Built heritage, conservation, evaluation, Malaysia, management
Psychosocial risks and work-related stress are global problems and there is a limited research over such problems in developing countries. This study investigates these risks in Malaysian public health perspective by using biomarkers in relation to the workers' health and well-being. Biomarkers can be used to objectively measure the physiological response to psychosocial stressors. This study will be helpful to address the complex contemporary issues that emerge because of continuous change in the work environment. Non-proportional stratified random sampling technique was used for data collection and analysis would be done with the help of AMOS 21.0 in Structural Equation Modelling (SEM) to achieve range of outcomes.
Biomarker, Malaysia, psychosocial work environment, Structure Equation Modeling (SEM), work-related stress
The article aims to analyze how and to what extent women are strengthened by participating in self -help groups and the resultant establishment of networks and trust. Findings of the article revealed that as long as women are involved in self-help groups, a good level of trust and networking is developed among them. Moreover, self-help groups work as a platform for women to discuss and debate various socio-cultural issues. The article is based on both primary and secondary data and concludes with some interesting findings that suggest that women, who have become empowered, benefit from their bridging social networks that began from these self-help networks and subsequently.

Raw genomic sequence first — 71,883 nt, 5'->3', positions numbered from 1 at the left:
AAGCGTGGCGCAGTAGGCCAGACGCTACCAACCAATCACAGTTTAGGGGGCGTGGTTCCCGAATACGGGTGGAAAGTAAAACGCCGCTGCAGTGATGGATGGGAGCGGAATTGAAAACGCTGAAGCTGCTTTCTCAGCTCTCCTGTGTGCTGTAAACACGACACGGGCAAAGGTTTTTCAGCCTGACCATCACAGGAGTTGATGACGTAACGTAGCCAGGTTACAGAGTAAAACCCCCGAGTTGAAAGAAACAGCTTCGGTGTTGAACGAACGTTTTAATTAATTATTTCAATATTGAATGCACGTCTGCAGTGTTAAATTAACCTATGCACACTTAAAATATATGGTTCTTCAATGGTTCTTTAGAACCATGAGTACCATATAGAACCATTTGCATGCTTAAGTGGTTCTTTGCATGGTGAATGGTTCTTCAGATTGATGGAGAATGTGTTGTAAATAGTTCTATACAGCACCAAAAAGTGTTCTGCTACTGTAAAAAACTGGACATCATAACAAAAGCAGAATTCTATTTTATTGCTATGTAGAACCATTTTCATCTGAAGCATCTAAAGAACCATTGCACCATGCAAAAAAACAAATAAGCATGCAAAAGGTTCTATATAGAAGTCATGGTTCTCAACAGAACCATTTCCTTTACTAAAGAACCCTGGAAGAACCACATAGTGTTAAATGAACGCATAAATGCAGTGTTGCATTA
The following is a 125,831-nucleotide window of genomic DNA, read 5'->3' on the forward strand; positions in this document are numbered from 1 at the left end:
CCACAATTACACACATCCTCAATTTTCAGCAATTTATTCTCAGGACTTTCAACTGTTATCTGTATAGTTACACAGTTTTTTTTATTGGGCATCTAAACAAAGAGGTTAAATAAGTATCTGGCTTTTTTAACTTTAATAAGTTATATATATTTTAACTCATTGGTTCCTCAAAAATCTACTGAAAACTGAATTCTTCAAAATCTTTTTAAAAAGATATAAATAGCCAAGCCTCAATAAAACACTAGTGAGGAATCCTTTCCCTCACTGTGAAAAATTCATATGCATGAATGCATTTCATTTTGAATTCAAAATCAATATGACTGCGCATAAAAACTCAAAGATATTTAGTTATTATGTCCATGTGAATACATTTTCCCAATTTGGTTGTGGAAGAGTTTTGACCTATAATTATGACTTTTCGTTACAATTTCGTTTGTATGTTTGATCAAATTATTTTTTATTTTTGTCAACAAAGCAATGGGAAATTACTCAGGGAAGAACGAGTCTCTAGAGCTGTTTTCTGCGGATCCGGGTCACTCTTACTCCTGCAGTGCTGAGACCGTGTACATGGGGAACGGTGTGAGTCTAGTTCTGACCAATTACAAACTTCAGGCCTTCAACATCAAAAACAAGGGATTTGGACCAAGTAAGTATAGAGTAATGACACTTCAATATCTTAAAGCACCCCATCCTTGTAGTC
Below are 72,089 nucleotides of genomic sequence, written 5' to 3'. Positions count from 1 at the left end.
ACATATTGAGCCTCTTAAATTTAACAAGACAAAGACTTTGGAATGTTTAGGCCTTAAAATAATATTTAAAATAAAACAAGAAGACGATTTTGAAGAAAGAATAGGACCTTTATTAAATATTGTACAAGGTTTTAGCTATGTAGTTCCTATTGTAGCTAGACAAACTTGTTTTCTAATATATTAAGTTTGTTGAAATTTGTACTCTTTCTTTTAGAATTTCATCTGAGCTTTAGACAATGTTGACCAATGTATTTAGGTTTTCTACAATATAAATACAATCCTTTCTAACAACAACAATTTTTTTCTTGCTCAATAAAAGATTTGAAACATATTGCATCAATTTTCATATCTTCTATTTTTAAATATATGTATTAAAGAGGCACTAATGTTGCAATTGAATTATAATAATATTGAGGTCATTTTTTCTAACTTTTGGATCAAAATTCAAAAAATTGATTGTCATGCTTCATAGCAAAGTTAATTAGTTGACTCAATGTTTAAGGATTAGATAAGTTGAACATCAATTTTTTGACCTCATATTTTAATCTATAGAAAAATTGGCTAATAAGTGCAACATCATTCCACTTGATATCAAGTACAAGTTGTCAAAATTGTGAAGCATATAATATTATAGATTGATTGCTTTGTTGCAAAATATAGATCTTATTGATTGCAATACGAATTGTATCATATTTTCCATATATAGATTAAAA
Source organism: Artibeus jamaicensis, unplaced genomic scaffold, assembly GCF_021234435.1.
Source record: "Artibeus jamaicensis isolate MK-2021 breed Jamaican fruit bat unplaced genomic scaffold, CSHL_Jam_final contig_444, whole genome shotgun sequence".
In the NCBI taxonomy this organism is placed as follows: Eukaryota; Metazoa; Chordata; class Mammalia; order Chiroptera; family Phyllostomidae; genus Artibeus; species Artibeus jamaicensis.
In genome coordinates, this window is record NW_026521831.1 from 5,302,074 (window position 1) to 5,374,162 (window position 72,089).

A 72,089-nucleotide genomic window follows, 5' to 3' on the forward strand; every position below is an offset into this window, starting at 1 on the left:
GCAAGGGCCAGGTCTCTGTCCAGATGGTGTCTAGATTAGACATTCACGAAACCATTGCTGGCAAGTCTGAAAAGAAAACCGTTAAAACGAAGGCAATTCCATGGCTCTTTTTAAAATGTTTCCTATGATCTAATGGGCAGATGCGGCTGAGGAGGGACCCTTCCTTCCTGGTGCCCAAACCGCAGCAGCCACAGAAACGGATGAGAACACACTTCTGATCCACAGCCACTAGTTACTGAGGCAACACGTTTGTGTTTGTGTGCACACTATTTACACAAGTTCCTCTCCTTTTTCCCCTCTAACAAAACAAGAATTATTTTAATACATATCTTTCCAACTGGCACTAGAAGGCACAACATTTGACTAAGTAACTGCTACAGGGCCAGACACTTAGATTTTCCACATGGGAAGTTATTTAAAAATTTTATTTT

Women's empowerment, networks, self-help group, trust, co-operation, social capital
Learning is a social process, where a learner's cognitive processes occur within social events that transpire when an individual interacts with people, objects and events in his or her culture and environment. This qualitative study of a small scale is grounded in the Socio Cultural Theory which postulates learning to be a social enterprise and supported by cultural tools which aid learning. The study was undertaken on a group of Malay tertiary learners to probe how far social sources, namely peers, impact their learning of vocabulary items in their preparation for the Malaysian University English Test (MUET). Besides social sources, the use of cultural tools, (namely, the dictionary and guessing meaning from context) were also probed to enquire how learners capitalise on these resources to make their learning process meaningful and to encourage autonomous learning. Data for the case study were collected through qualitative means of retrospective interviews and journal entries of the participants. The study found that cultural tools such as the dictionary and guessing meaning from context are useful sources for learning. Peers, as social sources, also play a significant role in improving the learners' affective states, since tasks carried out in groups are valued and held in importance, in accordance with the Malay cultural trait which emphasises group work and communal activities.